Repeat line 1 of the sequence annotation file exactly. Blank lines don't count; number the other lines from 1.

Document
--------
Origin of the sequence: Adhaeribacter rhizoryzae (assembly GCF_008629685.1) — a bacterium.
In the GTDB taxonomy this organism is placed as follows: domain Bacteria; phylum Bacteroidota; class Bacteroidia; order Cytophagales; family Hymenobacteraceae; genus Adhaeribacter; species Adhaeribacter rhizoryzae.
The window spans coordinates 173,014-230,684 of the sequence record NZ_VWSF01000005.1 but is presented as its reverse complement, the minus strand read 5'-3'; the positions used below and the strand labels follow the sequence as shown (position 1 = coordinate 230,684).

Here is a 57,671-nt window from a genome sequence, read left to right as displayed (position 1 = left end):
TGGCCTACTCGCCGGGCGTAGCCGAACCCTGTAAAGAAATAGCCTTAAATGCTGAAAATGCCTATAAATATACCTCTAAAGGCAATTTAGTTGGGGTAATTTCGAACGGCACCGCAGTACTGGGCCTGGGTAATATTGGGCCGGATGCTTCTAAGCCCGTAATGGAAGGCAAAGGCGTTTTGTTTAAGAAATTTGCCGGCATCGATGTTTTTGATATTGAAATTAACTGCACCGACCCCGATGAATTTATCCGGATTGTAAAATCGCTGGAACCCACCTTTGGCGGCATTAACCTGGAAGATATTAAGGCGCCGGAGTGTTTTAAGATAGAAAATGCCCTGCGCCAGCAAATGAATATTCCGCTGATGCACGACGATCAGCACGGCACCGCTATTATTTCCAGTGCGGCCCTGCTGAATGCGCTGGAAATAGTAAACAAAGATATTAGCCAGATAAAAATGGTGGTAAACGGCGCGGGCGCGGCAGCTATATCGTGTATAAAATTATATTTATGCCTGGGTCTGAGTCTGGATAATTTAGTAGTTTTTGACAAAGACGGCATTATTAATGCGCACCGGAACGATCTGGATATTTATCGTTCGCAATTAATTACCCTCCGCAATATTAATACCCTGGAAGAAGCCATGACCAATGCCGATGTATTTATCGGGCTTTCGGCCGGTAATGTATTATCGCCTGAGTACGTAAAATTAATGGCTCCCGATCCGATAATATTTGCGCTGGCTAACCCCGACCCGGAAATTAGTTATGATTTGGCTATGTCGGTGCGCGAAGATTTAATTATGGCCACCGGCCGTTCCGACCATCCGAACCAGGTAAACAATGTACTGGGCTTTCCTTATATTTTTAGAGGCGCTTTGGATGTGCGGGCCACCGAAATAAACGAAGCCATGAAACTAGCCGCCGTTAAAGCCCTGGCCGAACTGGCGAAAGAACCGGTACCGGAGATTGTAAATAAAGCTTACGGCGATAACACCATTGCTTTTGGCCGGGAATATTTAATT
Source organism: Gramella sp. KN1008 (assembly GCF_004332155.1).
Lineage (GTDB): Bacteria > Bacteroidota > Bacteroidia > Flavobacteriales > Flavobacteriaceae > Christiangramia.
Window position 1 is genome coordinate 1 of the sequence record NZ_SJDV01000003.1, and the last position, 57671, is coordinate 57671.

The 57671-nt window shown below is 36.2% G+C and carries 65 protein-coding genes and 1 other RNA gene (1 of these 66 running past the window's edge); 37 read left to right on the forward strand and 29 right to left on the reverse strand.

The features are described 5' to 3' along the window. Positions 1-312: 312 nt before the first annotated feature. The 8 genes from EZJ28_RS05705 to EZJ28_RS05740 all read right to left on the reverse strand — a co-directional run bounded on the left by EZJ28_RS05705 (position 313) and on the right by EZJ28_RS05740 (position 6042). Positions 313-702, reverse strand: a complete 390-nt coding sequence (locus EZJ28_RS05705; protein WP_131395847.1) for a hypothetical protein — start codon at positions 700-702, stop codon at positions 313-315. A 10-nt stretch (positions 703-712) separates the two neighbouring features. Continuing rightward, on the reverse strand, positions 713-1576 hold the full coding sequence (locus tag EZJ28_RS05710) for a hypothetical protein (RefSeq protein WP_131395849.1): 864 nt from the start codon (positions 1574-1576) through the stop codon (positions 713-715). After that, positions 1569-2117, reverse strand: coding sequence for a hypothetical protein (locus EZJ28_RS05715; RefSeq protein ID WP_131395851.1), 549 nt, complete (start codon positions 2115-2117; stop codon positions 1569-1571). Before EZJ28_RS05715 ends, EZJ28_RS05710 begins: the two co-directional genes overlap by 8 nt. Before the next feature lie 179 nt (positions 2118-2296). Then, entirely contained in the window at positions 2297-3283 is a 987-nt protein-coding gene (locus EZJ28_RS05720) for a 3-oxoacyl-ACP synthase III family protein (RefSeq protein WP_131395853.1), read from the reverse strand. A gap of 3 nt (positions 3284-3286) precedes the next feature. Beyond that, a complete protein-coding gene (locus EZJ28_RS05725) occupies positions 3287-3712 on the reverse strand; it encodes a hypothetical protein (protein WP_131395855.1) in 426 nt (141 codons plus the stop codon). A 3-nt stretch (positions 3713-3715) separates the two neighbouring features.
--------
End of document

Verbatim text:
Origin of the sequence: Adhaeribacter rhizoryzae (assembly GCF_008629685.1) — a bacterium.